The jury in the Gable Tostee trial will resume deliberations on Tuesday morning as to whether he is guilty of killing Tinder date Warriena Wright, who fell to her death from his 14th floor apartment on Queensland’s Gold Coast.
Tostee, 30, could be found guilty of either the murder or manslaughter of the New Zealand tourist in August 2014.
The pair had been on a first date which turned violent and saw Tostee lock Ms Wright on the balcony of his apartment.
The jury retired to consider a verdict on either murder or manslaughter earlier on Monday and had spent the afternoon deliberating.
On Monday, Brisbane Supreme Court Justice John Byrne summed up the six-day trial for the jury.
He said Tostee should be convicted of manslaughter if he was found to have unlawfully killed the woman he met on the dating app, Tinder.
But Justice Byrne said to find him guilty of the higher offence of murder, jurors would need to conclude Tostee intended to cause Ms Wight grievous bodily harm.
Justice Byrne said if the jury was to find Tostee guilty of either offence, they had to be satisfied his conduct intimidated Ms Wright and was a significant factor in causing her to climb over the balcony railing.
He said the prosecution described Tostee’s intimidation of Ms Wright as him physically restraining her, putting her outside the unit and locking the balcony door.
“If that choice of hers [to climb the balcony] was an irrational, disproportionate or unreasonable reaction to the conduct of the accused … you should not attribute legal responsibility to him for her decision,” Justice Byrne said.
“If you are left with a reasonable doubt about guilt your duty is to acquit, that is to find the accused not guilty.
“You should dismiss all feelings of sympathy or prejudice.”
Justice Byrne said hindsight was “20-20”, adding just because Ms Wright ultimately fell to her death that did not mean her actions were “reasonably foreseeable” by Tostee on the night.
After Ms Wright fell, CCTV footage showed Tostee leaving his apartment via his basement and wandering the streets alone.
He stopped at one point to buy pizza.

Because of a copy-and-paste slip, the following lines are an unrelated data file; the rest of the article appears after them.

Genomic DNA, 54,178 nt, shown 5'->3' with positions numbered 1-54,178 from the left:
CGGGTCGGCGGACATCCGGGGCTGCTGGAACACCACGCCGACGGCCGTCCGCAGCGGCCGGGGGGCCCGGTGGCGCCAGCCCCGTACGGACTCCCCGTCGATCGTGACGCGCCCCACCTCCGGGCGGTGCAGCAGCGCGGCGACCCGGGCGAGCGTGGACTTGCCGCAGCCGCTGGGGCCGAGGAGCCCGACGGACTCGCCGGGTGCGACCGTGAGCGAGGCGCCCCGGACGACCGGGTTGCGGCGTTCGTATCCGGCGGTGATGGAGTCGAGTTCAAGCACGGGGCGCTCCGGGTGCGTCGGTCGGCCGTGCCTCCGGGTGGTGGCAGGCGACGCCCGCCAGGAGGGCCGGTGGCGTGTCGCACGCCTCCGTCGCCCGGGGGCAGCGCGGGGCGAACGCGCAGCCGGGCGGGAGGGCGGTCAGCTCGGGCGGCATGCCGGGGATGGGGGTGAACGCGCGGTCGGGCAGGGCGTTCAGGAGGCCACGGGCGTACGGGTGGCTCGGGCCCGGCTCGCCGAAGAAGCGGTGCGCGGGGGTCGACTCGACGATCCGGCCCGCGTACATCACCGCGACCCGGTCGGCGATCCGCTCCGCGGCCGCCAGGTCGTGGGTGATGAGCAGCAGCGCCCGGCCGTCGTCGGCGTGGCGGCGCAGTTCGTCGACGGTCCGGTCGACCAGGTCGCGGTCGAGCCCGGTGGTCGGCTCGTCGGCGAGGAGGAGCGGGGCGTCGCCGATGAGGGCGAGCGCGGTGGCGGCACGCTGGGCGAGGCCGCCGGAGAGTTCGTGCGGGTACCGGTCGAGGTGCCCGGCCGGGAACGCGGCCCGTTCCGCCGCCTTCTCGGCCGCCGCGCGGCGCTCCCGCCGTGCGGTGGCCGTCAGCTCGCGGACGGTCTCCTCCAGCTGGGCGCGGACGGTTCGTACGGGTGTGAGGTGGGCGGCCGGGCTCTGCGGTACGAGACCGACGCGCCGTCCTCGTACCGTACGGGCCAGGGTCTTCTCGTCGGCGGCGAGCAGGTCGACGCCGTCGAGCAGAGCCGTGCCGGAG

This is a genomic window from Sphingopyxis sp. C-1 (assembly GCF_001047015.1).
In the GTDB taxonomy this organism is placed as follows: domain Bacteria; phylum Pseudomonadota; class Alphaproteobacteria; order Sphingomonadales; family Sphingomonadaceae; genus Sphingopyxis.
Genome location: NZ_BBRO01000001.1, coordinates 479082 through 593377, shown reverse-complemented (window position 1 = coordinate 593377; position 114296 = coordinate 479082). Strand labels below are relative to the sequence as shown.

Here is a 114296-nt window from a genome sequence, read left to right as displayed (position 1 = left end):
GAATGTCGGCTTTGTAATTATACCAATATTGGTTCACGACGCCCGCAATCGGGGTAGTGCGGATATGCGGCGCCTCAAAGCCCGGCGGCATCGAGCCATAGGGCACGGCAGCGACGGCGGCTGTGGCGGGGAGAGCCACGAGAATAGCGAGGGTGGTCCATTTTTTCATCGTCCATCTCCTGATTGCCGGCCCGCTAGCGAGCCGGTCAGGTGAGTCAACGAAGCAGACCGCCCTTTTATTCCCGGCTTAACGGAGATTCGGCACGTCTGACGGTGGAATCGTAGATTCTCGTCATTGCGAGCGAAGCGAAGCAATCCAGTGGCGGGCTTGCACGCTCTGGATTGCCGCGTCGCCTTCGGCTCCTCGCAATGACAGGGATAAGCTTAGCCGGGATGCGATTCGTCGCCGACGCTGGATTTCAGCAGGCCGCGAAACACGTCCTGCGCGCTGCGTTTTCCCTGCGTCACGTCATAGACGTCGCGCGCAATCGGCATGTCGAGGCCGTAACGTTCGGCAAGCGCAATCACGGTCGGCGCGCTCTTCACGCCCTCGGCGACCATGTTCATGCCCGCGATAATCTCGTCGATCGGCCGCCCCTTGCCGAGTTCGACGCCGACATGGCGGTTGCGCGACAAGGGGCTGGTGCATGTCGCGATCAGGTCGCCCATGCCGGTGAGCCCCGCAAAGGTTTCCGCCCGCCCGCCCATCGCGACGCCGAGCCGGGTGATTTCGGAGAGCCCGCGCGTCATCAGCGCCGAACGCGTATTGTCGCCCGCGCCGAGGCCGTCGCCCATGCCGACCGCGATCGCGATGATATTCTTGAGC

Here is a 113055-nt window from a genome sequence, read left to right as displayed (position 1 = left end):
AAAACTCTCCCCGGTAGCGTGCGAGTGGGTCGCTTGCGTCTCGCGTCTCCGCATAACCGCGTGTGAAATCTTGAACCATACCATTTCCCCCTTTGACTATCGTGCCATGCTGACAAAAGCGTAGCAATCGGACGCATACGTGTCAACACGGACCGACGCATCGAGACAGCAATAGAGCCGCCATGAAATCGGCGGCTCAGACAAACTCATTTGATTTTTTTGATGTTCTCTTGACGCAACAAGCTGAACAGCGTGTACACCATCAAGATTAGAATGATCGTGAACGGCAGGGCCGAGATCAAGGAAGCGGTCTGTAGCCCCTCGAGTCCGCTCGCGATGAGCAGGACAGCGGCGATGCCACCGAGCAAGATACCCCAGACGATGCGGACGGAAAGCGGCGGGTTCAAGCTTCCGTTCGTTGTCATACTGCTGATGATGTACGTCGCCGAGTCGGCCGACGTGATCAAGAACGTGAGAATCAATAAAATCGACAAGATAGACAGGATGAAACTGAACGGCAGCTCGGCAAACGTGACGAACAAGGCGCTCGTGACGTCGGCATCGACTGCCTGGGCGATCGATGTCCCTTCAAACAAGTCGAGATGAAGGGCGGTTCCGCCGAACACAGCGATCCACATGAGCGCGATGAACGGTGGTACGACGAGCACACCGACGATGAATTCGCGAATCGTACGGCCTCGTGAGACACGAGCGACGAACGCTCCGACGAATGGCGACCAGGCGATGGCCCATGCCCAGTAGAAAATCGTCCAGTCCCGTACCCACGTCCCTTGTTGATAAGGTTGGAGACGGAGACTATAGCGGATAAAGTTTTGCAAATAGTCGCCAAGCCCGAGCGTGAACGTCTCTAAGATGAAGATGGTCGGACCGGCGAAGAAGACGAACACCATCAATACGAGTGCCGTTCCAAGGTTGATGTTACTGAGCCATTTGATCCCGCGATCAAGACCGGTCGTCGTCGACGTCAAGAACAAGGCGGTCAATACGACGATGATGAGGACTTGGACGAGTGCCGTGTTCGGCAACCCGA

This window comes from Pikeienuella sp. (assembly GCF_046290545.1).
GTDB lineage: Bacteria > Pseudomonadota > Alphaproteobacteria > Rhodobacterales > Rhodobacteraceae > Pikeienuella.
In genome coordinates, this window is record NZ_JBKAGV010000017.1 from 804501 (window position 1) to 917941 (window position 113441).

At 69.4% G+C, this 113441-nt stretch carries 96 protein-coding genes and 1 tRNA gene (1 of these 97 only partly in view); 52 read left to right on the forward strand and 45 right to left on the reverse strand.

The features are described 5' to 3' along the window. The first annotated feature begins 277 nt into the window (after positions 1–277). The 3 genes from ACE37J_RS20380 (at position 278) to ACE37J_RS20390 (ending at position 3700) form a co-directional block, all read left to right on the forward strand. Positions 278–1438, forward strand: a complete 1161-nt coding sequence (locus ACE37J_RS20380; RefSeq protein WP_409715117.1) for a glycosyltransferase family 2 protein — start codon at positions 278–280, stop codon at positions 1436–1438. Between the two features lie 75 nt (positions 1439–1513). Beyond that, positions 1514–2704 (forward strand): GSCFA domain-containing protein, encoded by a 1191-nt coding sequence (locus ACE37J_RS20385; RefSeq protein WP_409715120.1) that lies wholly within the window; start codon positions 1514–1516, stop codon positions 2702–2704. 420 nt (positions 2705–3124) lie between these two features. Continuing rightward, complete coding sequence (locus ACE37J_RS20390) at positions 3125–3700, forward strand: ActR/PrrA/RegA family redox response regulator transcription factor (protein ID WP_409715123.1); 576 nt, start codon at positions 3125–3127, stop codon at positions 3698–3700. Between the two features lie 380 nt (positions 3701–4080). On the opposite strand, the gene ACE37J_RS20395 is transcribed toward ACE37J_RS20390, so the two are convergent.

“It would be wrong for you to use any of the evidence of what the accused did over this period as advancing the prosecution case on murder or manslaughter,” Justice Byrne said.
Crown, defence closing addresses
Critical evidence used in the case is an audio recording Tostee made during the date – particularly the final six minutes before Ms Wright fell to her death in the early hours of August 8, 2014.
The Crown argued Tostee terrified Ms Wright to such an extent, she saw scaling the balcony as her only means of escape.
Prosecutor Glen Cash QC argued while Ms Wright had probably unlawfully assaulted Tostee just prior to being locked out, his response was disproportionate and unlawful.
Mr Cash said the “panic and desperation” in Ms Wright’s voice moments before she fell “[spoke] more powerfully than [he] ever could about the cause of her death”.
Barrister Saul Holt QC said Tostee had ordered Ms Wright to leave his apartment via the front door, but she hit him with the metal part of a telescope, after which he grabbed her and put her behind the “nearest lockable door”.
Mr Holt said Ms Wright climbed over the balcony railing just seconds after, something that was neither rational nor reasonably foreseeable.
He argued the crown case was “nonsensical”, and Ms Wright, who had been erratic and “out of control” during the evening, had essentially decided to “climb to certain death”.
Mr Holt told the jury it was irrelevant whether they thought it was “weird” or morally questionable for Tostee to record the date, “but thank goodness he did”.